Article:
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When I sit down to write I totally lose the story

From: Raymond E. Feist
Date: 17 February 1998

OK, here's the deal.

First of all, type "I" for I when you're writing. Why? Not because of the "u" flame stuff, but because you need to practice EVERY aspect of the writer's craft, so you don't need to think about mechanics.

I have a learning disability I had to overcome, but other than the problems fatigue and stress give me when I type (and my typing goes to HELL when my binocular dysfunction kicks in), I otherwise don't have to think about what my fingers are doing on the keyboard. I just think story and it comes out my fingers.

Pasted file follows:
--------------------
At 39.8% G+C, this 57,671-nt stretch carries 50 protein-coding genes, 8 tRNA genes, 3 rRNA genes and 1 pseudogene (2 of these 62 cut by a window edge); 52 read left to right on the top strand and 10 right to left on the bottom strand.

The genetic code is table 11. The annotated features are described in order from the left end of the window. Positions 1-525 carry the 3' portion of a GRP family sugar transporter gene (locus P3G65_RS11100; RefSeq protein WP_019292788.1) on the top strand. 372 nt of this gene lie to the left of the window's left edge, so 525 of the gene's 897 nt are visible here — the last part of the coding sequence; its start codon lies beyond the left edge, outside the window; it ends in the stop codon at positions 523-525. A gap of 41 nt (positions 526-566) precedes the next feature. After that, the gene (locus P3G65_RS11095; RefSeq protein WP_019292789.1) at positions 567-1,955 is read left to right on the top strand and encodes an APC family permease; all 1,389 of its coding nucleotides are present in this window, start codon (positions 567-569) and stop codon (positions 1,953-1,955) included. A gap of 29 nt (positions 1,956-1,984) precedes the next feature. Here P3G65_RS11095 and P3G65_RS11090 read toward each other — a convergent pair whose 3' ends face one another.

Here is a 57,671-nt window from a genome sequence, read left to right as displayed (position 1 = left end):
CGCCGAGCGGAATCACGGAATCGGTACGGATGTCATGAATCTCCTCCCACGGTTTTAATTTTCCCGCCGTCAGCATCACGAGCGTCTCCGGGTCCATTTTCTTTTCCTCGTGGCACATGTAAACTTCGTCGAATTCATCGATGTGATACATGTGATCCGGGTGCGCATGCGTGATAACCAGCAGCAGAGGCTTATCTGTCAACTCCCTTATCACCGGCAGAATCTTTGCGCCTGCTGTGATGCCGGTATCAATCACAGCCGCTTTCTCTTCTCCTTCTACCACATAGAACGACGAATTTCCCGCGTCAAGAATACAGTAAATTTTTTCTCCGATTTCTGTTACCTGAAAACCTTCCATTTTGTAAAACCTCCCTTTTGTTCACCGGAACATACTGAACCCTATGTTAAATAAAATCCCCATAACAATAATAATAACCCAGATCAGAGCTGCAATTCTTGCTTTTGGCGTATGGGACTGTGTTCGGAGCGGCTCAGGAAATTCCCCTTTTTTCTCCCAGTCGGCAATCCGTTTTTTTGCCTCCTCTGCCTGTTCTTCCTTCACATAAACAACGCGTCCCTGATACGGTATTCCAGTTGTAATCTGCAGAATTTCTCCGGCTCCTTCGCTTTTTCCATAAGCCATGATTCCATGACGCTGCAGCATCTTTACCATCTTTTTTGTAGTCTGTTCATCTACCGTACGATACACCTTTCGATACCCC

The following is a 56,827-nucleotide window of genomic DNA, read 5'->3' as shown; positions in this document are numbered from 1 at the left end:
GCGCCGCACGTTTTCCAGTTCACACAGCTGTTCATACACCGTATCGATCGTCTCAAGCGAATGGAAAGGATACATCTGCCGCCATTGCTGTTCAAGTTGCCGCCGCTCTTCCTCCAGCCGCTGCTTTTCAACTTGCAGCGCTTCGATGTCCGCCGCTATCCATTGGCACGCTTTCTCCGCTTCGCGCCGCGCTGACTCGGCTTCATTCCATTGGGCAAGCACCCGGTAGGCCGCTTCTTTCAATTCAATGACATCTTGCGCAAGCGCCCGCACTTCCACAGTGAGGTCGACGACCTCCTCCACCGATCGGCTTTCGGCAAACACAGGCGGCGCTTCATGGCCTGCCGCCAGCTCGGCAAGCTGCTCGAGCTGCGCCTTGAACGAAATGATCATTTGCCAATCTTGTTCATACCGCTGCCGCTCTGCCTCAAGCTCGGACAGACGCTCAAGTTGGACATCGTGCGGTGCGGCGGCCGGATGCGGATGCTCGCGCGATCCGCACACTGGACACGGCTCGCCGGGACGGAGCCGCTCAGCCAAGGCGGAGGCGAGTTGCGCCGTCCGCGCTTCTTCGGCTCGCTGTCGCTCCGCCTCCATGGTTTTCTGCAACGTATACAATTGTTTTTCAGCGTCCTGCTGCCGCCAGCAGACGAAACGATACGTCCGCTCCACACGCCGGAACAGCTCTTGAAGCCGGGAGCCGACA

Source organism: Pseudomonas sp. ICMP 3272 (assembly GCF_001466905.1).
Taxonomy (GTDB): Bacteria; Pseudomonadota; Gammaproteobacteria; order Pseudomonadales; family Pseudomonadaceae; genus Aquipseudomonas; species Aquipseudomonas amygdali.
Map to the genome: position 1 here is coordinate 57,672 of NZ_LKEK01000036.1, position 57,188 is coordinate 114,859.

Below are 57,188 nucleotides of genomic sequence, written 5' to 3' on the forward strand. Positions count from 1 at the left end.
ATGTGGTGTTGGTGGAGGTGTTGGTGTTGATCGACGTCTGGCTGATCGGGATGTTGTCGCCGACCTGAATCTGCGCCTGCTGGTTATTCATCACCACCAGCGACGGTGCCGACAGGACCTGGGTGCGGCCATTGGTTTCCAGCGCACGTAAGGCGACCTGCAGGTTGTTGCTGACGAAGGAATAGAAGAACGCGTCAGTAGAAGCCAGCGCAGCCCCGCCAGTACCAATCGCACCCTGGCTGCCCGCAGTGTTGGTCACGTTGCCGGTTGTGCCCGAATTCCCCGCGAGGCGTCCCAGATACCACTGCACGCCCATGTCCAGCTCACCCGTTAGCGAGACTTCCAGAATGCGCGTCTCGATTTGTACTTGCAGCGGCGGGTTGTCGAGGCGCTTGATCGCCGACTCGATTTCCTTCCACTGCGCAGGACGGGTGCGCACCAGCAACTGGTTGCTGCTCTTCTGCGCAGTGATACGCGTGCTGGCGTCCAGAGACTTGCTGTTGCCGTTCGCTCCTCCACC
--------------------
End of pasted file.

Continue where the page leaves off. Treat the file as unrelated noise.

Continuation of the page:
Now, for your problem. What makes you think that you can learn this in a hurry? "I totally lose the story?" Well, PRACTICE not losing the story when you sit down to type.

You wouldn't take a few piano lesions then get frustrated because you couldn't compose would you? Don't get frustrated because you're not a novelist after a few hours working on a scene.

Writing fiction is like any other skill: IT MUST BE PRACTICED.

It's like the old joke about how to carve an elephant out of a block of granite. First, get a block of granite, then chisel away everything that doesn't look like an elephant.

First, write stuff. Then cut away the junk that doesn't make your story work the way you want.

Tedium is a major component of learning to write.

Best, R.E.F.

FAQ answers attributed to Raymond E. Feist are copyright by Raymond E. Feist.
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